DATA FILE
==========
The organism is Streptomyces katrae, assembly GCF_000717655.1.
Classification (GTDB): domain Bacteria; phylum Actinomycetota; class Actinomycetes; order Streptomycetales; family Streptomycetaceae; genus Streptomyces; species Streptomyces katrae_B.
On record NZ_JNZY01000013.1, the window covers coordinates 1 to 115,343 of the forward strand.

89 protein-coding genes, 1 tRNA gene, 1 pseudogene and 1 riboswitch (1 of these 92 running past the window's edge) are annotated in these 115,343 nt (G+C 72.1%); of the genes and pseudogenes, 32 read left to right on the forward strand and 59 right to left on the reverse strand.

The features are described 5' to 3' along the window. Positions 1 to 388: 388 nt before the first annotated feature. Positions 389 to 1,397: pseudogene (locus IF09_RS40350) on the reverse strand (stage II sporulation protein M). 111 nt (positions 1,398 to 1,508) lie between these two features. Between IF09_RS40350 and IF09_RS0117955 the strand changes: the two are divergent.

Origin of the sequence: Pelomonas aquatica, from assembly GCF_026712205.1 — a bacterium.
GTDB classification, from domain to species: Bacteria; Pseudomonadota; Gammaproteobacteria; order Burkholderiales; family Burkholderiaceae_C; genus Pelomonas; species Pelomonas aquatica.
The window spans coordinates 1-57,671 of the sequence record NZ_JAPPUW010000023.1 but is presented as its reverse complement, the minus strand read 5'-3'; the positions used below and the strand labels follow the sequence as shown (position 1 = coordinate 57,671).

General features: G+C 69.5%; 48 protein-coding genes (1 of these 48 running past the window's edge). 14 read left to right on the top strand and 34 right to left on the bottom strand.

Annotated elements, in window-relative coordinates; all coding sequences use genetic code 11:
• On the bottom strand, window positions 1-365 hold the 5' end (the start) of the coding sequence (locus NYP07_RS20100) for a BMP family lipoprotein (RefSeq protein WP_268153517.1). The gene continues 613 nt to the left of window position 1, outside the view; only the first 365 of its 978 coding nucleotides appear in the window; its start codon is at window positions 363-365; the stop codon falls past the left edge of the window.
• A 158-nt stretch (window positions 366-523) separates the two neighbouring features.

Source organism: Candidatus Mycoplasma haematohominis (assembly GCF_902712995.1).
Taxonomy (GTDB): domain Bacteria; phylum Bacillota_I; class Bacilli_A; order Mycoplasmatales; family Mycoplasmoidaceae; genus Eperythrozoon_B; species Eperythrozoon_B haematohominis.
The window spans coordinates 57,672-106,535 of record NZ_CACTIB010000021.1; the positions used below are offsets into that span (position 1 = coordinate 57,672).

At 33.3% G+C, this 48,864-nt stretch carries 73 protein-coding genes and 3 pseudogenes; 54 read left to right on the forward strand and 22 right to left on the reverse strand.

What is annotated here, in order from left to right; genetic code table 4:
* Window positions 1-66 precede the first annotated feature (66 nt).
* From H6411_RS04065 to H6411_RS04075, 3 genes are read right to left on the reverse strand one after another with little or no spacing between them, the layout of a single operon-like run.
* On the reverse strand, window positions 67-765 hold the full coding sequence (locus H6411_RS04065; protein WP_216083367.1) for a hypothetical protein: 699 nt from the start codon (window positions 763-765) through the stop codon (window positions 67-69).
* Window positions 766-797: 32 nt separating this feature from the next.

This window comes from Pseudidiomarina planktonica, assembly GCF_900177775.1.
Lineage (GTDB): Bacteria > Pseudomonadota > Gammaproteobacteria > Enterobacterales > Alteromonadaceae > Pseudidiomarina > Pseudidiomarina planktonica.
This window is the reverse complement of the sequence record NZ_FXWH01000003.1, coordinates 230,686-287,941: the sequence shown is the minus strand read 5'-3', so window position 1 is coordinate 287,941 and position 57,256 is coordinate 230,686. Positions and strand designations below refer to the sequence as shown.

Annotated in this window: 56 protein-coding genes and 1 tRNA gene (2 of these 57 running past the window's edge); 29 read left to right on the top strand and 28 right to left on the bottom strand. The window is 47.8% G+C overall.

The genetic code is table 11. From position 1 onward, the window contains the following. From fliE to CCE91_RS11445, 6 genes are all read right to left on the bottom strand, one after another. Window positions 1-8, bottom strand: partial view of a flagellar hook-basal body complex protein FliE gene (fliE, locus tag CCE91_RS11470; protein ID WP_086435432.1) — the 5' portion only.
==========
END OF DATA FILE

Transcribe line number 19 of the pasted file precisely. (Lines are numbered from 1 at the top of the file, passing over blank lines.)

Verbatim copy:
* From H6411_RS04065 to H6411_RS04075, 3 genes are read right to left on the reverse strand one after another with little or no spacing between them, the layout of a single operon-like run.